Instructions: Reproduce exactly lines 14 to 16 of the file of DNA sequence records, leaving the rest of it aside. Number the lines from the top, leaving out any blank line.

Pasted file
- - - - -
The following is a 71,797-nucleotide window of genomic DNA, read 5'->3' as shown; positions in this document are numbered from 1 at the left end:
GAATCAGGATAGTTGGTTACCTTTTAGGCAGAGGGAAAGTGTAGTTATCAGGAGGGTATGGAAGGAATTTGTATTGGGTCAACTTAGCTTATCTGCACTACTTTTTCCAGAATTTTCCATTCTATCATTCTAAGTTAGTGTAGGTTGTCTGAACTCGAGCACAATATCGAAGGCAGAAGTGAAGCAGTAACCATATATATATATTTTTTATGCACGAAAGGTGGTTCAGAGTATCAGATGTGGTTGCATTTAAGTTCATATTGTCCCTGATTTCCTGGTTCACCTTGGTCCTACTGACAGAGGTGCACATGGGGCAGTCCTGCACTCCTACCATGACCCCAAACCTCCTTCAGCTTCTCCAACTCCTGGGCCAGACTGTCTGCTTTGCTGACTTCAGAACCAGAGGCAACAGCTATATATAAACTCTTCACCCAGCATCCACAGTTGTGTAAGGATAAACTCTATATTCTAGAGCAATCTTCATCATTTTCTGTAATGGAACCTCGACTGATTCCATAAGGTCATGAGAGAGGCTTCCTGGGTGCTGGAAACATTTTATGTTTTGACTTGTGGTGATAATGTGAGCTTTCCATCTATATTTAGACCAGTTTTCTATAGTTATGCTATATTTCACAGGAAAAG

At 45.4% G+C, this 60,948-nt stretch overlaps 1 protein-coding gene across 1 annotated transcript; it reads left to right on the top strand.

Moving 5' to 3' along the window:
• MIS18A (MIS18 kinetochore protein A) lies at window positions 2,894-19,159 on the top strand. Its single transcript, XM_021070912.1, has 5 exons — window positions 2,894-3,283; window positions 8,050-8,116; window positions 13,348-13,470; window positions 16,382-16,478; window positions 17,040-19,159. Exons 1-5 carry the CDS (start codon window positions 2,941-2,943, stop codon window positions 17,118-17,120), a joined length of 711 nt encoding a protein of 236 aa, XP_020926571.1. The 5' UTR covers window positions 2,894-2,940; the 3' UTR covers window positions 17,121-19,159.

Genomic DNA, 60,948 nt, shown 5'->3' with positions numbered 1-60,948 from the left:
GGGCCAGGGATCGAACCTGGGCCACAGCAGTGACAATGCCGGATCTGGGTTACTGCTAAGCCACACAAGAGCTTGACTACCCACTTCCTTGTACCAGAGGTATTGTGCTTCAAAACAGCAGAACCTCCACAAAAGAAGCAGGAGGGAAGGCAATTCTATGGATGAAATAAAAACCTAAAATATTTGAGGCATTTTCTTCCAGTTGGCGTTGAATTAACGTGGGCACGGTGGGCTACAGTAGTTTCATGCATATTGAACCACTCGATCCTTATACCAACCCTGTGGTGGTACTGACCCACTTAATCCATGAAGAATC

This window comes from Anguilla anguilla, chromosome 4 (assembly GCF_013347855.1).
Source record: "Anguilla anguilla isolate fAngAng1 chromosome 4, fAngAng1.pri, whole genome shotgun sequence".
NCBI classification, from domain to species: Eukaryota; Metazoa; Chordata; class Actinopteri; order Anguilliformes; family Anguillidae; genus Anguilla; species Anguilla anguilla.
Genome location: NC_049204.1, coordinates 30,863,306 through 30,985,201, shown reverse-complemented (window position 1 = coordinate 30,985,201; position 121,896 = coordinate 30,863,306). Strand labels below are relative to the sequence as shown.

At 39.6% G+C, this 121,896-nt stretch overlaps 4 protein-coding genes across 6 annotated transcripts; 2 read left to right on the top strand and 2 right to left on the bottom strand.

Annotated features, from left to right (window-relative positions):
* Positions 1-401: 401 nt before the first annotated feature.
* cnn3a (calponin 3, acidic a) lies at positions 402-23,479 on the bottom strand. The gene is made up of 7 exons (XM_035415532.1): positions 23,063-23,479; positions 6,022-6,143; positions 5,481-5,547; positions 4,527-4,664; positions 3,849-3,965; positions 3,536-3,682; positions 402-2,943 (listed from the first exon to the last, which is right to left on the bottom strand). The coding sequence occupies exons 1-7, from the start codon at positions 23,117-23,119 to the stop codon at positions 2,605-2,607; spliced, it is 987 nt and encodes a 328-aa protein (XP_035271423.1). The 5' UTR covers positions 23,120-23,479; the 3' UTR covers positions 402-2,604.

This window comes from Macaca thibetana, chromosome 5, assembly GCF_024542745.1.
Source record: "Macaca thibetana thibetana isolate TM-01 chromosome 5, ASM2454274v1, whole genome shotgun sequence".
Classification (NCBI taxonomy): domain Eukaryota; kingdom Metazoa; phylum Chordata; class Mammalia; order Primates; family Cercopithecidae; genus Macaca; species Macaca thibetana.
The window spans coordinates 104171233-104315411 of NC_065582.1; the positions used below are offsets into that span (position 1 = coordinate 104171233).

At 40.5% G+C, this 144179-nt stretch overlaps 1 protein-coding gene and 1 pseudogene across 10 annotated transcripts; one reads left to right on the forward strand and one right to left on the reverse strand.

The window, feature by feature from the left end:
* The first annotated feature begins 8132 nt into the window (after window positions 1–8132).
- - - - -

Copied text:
* Positions 1-401: 401 nt before the first annotated feature.
* cnn3a (calponin 3, acidic a) lies at positions 402-23,479 on the bottom strand. The gene is made up of 7 exons (XM_035415532.1): positions 23,063-23,479; positions 6,022-6,143; positions 5,481-5,547; positions 4,527-4,664; positions 3,849-3,965; positions 3,536-3,682; positions 402-2,943 (listed from the first exon to the last, which is right to left on the bottom strand). The coding sequence occupies exons 1-7, from the start codon at positions 23,117-23,119 to the stop codon at positions 2,605-2,607; spliced, it is 987 nt and encodes a 328-aa protein (XP_035271423.1). The 5' UTR covers positions 23,120-23,479; the 3' UTR covers positions 402-2,604.

This window comes from Macaca thibetana, chromosome 5, assembly GCF_024542745.1.